Unlike past years, the Surgical Artistry Modesto Marathon will be offering different incentives in the coming months to encourage early registration for the race.

This week is one amazing incentive.

ontherun-300x155Every person who comes down to OnTheRun to register for the race this Saturday afternoon will reason a huge discount from OnTheRun!

This goes for all 3 races, the marathon, half marathon or 5K

The Discount

  • $15 off any purchase of $50 or more
  • spend $100 you get $30 off your purchase and so on

Use your discount for running shoes, apparel or accessories.


  • Saturday, October 6
  • 12:00PM to 5:00PM


  • OnTheRun
  • McHenry Village
  • 1700 McHenry Avenue, Suite A13
  • Modesto, CA 95350

We recently received this letter from a Modesto Marathon 5K participant. It was such a touching story that we had to share it with you.


“You RUN?  Why would you want to do that??”  “You should take up something that’s not so hard on you, like biking.”  “You know, roller blading is way easier on your knees and back.”

These are all statements that friends (friends, mind you…not strangers) have made to me when they found out I’m a runner.

Let me say that again; I’m a runner.

First of all, it took me a long time to allow myself to call myself a runner.  A runner was something I always wanted to be, but I never thought I was good enough to claim the title.  I ran everywhere I went as a kid, but that was just being a kid.  After reaching adulthood, I gave up the dream of running to follow more “normal” paths.  Wife, mother, grandmother, working woman, friend…all noble things, and all of which I am proud and happy to be, and none of which I regret being for an instant.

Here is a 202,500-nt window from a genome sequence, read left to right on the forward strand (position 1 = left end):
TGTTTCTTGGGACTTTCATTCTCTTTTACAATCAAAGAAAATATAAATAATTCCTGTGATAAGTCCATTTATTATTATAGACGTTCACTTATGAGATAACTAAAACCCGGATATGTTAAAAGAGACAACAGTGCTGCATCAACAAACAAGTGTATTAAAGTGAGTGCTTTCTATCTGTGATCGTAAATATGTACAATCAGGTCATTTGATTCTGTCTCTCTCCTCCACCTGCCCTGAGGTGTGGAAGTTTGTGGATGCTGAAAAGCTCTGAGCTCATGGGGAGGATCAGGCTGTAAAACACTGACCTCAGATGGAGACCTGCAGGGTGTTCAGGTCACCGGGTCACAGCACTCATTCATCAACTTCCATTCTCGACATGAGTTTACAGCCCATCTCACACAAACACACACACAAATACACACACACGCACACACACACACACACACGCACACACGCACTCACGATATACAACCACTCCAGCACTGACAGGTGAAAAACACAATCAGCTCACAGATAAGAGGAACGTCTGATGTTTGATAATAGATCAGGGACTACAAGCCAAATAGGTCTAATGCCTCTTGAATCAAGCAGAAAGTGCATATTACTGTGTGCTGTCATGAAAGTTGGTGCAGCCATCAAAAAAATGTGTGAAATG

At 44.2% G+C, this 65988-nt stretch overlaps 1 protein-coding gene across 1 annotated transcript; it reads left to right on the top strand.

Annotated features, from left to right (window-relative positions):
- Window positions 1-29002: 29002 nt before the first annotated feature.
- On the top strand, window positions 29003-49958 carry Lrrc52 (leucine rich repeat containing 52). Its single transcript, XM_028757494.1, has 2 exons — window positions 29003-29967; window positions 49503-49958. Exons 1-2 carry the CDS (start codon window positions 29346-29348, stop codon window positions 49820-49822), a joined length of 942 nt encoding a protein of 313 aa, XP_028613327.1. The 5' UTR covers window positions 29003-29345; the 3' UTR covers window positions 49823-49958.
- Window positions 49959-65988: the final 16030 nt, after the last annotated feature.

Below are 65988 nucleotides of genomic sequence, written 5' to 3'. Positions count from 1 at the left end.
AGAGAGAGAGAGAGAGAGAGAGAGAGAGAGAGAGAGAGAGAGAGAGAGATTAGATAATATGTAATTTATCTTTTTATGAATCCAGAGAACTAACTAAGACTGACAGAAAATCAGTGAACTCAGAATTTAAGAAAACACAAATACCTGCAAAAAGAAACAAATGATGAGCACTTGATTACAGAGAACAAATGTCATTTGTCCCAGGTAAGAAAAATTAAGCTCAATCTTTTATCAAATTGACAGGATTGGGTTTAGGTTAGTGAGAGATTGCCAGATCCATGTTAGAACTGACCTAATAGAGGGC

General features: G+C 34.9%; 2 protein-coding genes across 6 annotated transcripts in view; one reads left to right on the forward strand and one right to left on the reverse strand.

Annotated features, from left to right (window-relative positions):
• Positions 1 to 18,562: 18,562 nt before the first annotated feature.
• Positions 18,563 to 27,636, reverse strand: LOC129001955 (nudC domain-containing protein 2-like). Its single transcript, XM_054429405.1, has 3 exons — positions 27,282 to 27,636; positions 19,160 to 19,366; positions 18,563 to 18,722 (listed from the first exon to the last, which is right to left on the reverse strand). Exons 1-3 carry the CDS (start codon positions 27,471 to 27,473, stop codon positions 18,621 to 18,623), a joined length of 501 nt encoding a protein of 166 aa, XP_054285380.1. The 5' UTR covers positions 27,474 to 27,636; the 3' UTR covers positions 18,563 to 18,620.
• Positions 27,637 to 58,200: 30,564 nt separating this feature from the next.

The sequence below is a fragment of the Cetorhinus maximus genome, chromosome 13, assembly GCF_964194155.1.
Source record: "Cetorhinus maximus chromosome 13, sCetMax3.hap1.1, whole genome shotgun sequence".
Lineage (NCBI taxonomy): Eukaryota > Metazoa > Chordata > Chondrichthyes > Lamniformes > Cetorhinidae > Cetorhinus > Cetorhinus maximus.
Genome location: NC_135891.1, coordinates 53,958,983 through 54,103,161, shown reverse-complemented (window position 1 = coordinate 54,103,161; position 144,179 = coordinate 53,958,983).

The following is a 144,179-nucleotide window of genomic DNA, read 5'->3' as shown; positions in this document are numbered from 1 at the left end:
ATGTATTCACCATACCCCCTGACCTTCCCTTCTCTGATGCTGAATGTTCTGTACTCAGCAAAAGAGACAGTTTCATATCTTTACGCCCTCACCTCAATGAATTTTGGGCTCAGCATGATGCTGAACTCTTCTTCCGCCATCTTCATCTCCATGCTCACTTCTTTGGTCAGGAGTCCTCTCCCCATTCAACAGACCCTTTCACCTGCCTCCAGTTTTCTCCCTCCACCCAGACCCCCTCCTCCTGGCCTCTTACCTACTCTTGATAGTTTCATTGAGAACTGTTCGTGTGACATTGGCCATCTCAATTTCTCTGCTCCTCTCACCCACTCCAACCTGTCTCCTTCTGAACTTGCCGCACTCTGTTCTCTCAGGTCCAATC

I had friends in high school that went on to run with state and college teams.  I was in awe of them.  But I put away my dreams of being a runner and moved forward with the life I had chosen, and it’s been a good life.  I’m surrounded by a loving family, and I will always consider that to be the most important thing in my life.  I earn a decent living and I have a decent home.  But a funny thing happened on my way to middle age; I got a little heavy.  No, let’s be honest…I got fat.  And then I got unhappy with who I was and what I was becoming.  And that, surprisingly, led me down the path of fulfilling my dream.

After about 10 years of waiting for the weight loss fairy to appear and magically make me young and thin again, I figured out she wasn’t coming.  Since it had become an effort for me to even climb the stairs to my office at work, I finally decided to do something about my situation.  And, really, we truly are the only ones responsible for whom and what we are.  So the first thing I did was join a weight loss organization.  Over the next 14 months I lost nearly 80 pounds.  And like any good weight loss organization, they not only taught me about proper nutrition and portion size, the encouraged activity.  Any sort of activity, just so I actually got up a few minutes a day and engaged in something purposeful.